What’s Your Risk Budget?


In March of 2020 when we started to wash our groceries and searched desperately for masks, I joined a book discussion class offered by the Alliance Française of Seattle. The book was “La Peste” by Albert Camus.

At the time, it awed me that Camus so aptly chronicled how his fictional town of Oran responded to the plague – the tendency at first to deny it, not to want to quarantine or wear masks, the anger, the looking for scapegoats, the dread, and finally the start of the return to normal life as the plague subsided. I wrote for Post Alley about how Camus seemed to foreshadow our COVID experiences

Camus ends his book by observing that the plague isn’t gone for good. As the people of the town rejoice, the book’s narrator observes that: “le bacille de la peste ne meurt ni ne disparît,” and one day “la peste réveillerait.” It isn’t dead, hasn’t disappeared and will wake up again.

Welcome to our COVID-19 world. Many of us thought with the first arrival of vaccines that life would soon return to normal. Then there was the Delta variant followed by Omicron, and we began to understand that this virus has the potential for endless variants. It may doze a bit, but keeps waking up.

How are we now supposed to react? The Atlantic calls the latest uptick in COVID cases the So What? Wave, saying that “The United States could be in for a double whammy: a surge it cares to neither measure nor respond to.”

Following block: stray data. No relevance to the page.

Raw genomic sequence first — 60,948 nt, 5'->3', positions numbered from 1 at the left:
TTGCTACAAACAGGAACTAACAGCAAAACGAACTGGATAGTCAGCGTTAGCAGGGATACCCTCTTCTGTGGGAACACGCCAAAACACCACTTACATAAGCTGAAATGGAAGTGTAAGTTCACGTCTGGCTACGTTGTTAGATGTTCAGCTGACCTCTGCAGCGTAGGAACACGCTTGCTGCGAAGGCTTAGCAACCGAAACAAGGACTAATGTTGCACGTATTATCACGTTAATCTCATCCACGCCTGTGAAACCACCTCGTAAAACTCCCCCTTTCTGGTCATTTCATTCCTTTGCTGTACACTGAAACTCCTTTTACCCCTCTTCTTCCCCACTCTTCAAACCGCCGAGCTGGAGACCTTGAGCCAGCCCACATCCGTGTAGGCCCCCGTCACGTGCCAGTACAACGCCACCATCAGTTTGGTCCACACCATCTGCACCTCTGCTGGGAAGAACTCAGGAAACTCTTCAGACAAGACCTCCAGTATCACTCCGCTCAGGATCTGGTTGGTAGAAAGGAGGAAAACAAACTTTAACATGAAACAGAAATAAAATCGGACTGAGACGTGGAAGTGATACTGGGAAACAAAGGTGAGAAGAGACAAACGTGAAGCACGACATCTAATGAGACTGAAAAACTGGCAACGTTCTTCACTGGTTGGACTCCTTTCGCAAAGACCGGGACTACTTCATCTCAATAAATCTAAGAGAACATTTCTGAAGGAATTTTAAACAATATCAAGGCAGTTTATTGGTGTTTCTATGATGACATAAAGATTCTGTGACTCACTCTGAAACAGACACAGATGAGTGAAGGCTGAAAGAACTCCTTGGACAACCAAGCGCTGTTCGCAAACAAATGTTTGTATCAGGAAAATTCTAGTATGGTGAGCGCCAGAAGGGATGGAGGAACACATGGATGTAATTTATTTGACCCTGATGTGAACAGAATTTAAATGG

The Associated Press tells us: “It’s not over: COVID-19 cases are on the rise again in US.”

Axios says: “We’re reminding you — yet again — we’re not out of the woods with this pandemic.”

The New York Times announces that “the choose-your-own-adventure period of the pandemic is upon us.”

Taking as a starting point that here in the Seattle area we live in the one of the bubbles where people mostly followed mask mandates and got vaccinated, how do we move forward when headlines tell us cases are increasing at the same time that we are doing away with the measures that helped protect us?

A federal judge in Florida, a Trump appointee, this Monday struck down federal mask requirement on airplanes, trains, buses and other public transportation. The judge ruled that the Centers for Disease Control and Protection had exceeded its authority. The CDC said it would continue to recommend masking for enclosed public transportation, while major airlines promptly began announcing that they would no longer require masking.

All of these unfolding day-to-day COVID developments are making it even more challenging for each of us figure out how and when to protect ourselves.

I never thought specifically about having a risk budget until a friend, who is a psychiatrist, used the term to describe the daily decisions we each make about potential exposure to the virus. I also found an NPR story that advised thinking of a risk budget as “like a regular budget: you only have a certain amount of risk to spend, so choose the things you want to prioritize.”